In this blog, Senior Curator of Industrial Heritage Katie Belshaw examines Manchester’s unique relationship with rain, the industries that have been born out of its reputation for precipitation and the scientists whose study of drizzle helped drive their discoveries.
Katie Belshaw is Curator of Industrial Heritage here at the Science and Industry Museum. She looks after the museum’s industry collections and is working on the development of a new gallery about Manchester’s growth into the world’s first modern, industrial city.
A visit to the museum’s new Special Exhibitions Gallery promises not only awe-inspiring science content, but also a spectacular setting—the atmospheric, lower ground floor of the museum’s historic New Warehouse.
In the third in a series of posts celebrating the Science and Industry Museum’s 50th anniversary, our curator of industrial heritage, Katie Belshaw, tells us of a childhood visit to the museum that left a lasting impression.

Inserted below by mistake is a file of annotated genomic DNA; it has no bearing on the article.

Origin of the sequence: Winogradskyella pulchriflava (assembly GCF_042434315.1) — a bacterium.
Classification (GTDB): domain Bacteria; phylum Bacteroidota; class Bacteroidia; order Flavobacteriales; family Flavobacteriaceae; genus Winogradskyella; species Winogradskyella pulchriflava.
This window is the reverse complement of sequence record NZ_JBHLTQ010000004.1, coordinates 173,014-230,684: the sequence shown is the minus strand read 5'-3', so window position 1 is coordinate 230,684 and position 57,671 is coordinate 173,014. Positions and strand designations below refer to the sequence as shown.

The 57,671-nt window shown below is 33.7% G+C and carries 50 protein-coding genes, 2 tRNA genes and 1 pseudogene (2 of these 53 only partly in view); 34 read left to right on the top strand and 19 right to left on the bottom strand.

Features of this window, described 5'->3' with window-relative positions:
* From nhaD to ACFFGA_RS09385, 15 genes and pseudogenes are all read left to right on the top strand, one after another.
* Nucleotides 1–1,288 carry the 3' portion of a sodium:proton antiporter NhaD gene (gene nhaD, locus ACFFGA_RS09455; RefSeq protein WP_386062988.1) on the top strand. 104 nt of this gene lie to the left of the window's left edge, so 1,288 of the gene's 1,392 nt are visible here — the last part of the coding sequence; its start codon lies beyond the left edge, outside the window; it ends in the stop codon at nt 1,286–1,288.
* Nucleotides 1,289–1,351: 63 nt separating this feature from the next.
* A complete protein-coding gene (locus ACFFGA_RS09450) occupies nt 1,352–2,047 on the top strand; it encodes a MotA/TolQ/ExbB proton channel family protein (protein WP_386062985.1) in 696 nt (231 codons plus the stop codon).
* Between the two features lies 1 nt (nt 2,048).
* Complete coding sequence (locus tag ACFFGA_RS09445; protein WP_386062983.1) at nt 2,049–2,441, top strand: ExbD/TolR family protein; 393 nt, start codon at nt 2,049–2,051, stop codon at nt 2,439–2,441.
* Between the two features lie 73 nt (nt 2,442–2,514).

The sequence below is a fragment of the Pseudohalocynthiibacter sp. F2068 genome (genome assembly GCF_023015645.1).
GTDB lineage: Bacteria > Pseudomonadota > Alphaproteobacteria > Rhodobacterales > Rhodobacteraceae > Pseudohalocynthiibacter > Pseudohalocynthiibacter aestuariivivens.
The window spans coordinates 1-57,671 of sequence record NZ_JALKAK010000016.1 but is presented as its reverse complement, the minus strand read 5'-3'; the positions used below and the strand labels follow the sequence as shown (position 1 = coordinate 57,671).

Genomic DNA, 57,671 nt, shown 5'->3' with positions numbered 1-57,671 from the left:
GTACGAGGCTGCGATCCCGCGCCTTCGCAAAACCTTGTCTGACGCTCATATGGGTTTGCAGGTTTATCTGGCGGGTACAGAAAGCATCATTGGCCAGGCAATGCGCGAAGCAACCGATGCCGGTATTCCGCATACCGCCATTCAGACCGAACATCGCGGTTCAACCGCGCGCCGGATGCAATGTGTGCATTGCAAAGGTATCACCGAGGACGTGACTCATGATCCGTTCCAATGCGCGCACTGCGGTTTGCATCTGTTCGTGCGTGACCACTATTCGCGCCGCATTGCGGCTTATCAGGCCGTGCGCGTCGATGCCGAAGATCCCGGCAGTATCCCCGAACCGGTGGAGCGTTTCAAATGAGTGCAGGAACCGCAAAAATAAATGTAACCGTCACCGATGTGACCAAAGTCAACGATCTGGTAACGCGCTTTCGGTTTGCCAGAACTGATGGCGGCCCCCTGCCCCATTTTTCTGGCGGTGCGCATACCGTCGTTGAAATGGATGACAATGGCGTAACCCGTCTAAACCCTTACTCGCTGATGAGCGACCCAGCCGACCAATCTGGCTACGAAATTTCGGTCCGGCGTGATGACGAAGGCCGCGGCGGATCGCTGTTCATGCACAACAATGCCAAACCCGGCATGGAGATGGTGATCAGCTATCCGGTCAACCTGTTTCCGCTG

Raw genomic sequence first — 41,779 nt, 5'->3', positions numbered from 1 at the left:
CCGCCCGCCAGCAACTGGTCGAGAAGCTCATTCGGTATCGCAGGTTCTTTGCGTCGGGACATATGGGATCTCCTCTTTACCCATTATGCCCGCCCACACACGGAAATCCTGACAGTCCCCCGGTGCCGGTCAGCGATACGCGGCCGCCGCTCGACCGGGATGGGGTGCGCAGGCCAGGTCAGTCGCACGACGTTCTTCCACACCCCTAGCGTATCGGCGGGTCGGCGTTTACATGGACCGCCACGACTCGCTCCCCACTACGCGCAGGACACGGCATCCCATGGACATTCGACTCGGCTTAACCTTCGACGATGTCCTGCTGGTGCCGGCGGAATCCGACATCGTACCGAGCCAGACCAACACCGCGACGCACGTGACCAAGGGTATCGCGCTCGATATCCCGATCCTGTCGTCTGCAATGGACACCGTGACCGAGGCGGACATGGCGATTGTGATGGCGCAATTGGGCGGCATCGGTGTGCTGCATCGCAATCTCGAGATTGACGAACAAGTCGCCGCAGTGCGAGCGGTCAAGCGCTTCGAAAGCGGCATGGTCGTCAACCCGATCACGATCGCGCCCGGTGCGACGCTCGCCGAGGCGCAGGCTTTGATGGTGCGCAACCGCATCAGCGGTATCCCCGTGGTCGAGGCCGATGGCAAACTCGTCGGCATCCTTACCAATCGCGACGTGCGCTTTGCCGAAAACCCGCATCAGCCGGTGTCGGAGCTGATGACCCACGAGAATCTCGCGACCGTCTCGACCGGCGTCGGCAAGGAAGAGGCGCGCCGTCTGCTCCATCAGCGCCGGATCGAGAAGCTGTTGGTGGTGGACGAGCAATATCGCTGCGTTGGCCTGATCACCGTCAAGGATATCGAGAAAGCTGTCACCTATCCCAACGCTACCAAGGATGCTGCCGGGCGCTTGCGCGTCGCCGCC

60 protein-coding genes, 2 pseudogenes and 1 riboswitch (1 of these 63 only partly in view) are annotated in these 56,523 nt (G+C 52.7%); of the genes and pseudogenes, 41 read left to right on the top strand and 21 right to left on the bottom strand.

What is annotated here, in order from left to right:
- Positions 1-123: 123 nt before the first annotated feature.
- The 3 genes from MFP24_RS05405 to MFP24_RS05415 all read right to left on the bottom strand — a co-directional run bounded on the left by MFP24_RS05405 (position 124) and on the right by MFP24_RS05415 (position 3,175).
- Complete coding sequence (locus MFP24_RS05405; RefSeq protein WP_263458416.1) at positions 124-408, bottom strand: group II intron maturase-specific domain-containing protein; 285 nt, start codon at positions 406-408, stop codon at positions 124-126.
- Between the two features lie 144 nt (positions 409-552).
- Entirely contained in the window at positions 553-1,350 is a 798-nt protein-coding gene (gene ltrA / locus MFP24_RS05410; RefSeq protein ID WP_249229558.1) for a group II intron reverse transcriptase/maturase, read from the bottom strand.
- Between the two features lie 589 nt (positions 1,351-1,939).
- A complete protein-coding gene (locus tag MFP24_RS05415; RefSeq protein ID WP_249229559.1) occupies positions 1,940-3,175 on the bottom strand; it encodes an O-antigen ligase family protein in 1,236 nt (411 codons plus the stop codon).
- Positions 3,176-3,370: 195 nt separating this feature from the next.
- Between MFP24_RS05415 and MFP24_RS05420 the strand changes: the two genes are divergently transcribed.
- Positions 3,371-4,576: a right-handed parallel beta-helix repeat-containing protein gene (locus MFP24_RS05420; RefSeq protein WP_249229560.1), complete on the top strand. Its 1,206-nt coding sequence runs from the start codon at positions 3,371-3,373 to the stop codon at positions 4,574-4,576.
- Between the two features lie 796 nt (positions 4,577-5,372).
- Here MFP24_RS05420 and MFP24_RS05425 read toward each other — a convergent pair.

Friday 16 August 2019 marks 200 years since the Peterloo Massacre, a major event in Manchester’s history and a defining moment for Britain’s democracy.
Ancoats in Manchester city centre was recently dubbed one of the hippest places in the world to live, but it hasn’t always been that way. Here, curator Katie Belshaw looks at the area’s industrial past; you know, before it was cool…
One of the most poignant objects to be added in to the textiles gallery is a tiny pair of leather children’s clogs dating from around 1870.
As cotton spinning returns to the region, here at the Museum of Science and Industry we are gearing up to re-tell the astonishing story of Manchester’s growth into the world’s first modern industrial city.